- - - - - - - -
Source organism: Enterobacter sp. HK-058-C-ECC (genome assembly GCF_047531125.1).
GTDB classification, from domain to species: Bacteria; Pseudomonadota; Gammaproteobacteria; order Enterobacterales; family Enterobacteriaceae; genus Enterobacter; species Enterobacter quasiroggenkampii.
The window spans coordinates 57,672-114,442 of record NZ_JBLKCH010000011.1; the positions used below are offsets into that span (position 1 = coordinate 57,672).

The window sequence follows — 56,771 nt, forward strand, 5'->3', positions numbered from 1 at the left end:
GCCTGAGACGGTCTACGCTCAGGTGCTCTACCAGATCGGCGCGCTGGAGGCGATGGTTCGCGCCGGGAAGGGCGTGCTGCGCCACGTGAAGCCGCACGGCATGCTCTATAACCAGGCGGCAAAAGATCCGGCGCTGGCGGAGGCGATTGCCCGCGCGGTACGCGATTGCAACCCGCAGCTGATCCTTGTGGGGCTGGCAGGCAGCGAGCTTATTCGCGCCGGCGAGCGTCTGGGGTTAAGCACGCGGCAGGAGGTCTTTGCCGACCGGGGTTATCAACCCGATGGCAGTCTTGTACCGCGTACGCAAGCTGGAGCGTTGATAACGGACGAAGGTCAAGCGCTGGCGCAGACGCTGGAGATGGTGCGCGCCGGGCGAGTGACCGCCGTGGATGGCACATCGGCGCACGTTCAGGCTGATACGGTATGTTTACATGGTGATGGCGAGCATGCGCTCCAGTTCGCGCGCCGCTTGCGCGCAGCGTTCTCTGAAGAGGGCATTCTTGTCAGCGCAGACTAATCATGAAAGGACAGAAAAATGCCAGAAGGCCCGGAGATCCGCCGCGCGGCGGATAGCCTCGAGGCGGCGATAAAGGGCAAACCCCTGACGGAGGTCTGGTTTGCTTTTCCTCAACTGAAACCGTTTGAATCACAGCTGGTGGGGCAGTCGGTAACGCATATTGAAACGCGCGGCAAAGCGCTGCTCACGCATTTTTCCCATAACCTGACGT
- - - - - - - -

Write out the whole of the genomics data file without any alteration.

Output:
Source organism: Enterobacter sp. HK-058-C-ECC (genome assembly GCF_047531125.1).
GTDB classification, from domain to species: Bacteria; Pseudomonadota; Gammaproteobacteria; order Enterobacterales; family Enterobacteriaceae; genus Enterobacter; species Enterobacter quasiroggenkampii.
The window spans coordinates 57,672-114,442 of record NZ_JBLKCH010000011.1; the positions used below are offsets into that span (position 1 = coordinate 57,672).

The window sequence follows — 56,771 nt, forward strand, 5'->3', positions numbered from 1 at the left end:
GCCTGAGACGGTCTACGCTCAGGTGCTCTACCAGATCGGCGCGCTGGAGGCGATGGTTCGCGCCGGGAAGGGCGTGCTGCGCCACGTGAAGCCGCACGGCATGCTCTATAACCAGGCGGCAAAAGATCCGGCGCTGGCGGAGGCGATTGCCCGCGCGGTACGCGATTGCAACCCGCAGCTGATCCTTGTGGGGCTGGCAGGCAGCGAGCTTATTCGCGCCGGCGAGCGTCTGGGGTTAAGCACGCGGCAGGAGGTCTTTGCCGACCGGGGTTATCAACCCGATGGCAGTCTTGTACCGCGTACGCAAGCTGGAGCGTTGATAACGGACGAAGGTCAAGCGCTGGCGCAGACGCTGGAGATGGTGCGCGCCGGGCGAGTGACCGCCGTGGATGGCACATCGGCGCACGTTCAGGCTGATACGGTATGTTTACATGGTGATGGCGAGCATGCGCTCCAGTTCGCGCGCCGCTTGCGCGCAGCGTTCTCTGAAGAGGGCATTCTTGTCAGCGCAGACTAATCATGAAAGGACAGAAAAATGCCAGAAGGCCCGGAGATCCGCCGCGCGGCGGATAGCCTCGAGGCGGCGATAAAGGGCAAACCCCTGACGGAGGTCTGGTTTGCTTTTCCTCAACTGAAACCGTTTGAATCACAGCTGGTGGGGCAGTCGGTAACGCATATTGAAACGCGCGGCAAAGCGCTGCTCACGCATTTTTCCCATAACCTGACGT